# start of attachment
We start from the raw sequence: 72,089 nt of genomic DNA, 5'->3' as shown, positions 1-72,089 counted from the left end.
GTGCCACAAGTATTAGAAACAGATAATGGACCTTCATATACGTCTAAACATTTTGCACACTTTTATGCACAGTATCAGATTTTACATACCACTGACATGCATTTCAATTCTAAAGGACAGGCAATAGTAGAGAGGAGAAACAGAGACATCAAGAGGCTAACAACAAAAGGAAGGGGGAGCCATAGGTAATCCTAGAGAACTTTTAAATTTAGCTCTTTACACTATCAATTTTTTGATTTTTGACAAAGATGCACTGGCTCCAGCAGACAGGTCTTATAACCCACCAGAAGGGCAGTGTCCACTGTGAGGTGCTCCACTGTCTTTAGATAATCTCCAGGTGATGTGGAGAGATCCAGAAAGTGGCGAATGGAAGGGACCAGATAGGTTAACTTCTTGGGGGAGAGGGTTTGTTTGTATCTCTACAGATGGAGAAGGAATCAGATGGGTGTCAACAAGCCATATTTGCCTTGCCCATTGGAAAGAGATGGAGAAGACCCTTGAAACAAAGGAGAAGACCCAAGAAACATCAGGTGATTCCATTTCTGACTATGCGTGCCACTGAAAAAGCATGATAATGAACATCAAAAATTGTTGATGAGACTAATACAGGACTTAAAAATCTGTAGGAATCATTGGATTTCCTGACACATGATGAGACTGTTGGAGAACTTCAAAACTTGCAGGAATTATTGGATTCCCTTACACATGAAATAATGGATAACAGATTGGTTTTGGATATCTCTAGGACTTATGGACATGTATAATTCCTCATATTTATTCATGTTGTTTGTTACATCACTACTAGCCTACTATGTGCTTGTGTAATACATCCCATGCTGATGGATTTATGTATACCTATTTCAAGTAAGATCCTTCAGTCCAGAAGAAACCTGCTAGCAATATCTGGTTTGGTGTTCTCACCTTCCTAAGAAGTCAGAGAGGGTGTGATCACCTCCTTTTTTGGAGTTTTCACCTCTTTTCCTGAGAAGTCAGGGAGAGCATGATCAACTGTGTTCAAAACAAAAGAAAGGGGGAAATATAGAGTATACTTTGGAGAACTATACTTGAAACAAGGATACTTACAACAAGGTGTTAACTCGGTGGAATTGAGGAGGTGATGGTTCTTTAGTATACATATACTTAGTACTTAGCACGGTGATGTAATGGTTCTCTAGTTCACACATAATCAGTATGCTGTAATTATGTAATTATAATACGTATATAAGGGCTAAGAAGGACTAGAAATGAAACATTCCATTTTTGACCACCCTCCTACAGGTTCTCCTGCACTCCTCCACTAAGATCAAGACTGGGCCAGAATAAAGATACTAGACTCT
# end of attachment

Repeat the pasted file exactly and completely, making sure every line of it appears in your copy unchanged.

We start from the raw sequence: 72,089 nt of genomic DNA, 5'->3' as shown, positions 1-72,089 counted from the left end.
GTGCCACAAGTATTAGAAACAGATAATGGACCTTCATATACGTCTAAACATTTTGCACACTTTTATGCACAGTATCAGATTTTACATACCACTGACATGCATTTCAATTCTAAAGGACAGGCAATAGTAGAGAGGAGAAACAGAGACATCAAGAGGCTAACAACAAAAGGAAGGGGGAGCCATAGGTAATCCTAGAGAACTTTTAAATTTAGCTCTTTACACTATCAATTTTTTGATTTTTGACAAAGATGCACTGGCTCCAGCAGACAGGTCTTATAACCCACCAGAAGGGCAGTGTCCACTGTGAGGTGCTCCACTGTCTTTAGATAATCTCCAGGTGATGTGGAGAGATCCAGAAAGTGGCGAATGGAAGGGACCAGATAGGTTAACTTCTTGGGGGAGAGGGTTTGTTTGTATCTCTACAGATGGAGAAGGAATCAGATGGGTGTCAACAAGCCATATTTGCCTTGCCCATTGGAAAGAGATGGAGAAGACCCTTGAAACAAAGGAGAAGACCCAAGAAACATCAGGTGATTCCATTTCTGACTATGCGTGCCACTGAAAAAGCATGATAATGAACATCAAAAATTGTTGATGAGACTAATACAGGACTTAAAAATCTGTAGGAATCATTGGATTTCCTGACACATGATGAGACTGTTGGAGAACTTCAAAACTTGCAGGAATTATTGGATTCCCTTACACATGAAATAATGGATAACAGATTGGTTTTGGATATCTCTAGGACTTATGGACATGTATAATTCCTCATATTTATTCATGTTGTTTGTTACATCACTACTAGCCTACTATGTGCTTGTGTAATACATCCCATGCTGATGGATTTATGTATACCTATTTCAAGTAAGATCCTTCAGTCCAGAAGAAACCTGCTAGCAATATCTGGTTTGGTGTTCTCACCTTCCTAAGAAGTCAGAGAGGGTGTGATCACCTCCTTTTTTGGAGTTTTCACCTCTTTTCCTGAGAAGTCAGGGAGAGCATGATCAACTGTGTTCAAAACAAAAGAAAGGGGGAAATATAGAGTATACTTTGGAGAACTATACTTGAAACAAGGATACTTACAACAAGGTGTTAACTCGGTGGAATTGAGGAGGTGATGGTTCTTTAGTATACATATACTTAGTACTTAGCACGGTGATGTAATGGTTCTCTAGTTCACACATAATCAGTATGCTGTAATTATGTAATTATAATACGTATATAAGGGCTAAGAAGGACTAGAAATGAAACATTCCATTTTTGACCACCCTCCTACAGGTTCTCCTGCACTCCTCCACTAAGATCAAGACTGGGCCAGAATAAAGATACTAGACTCT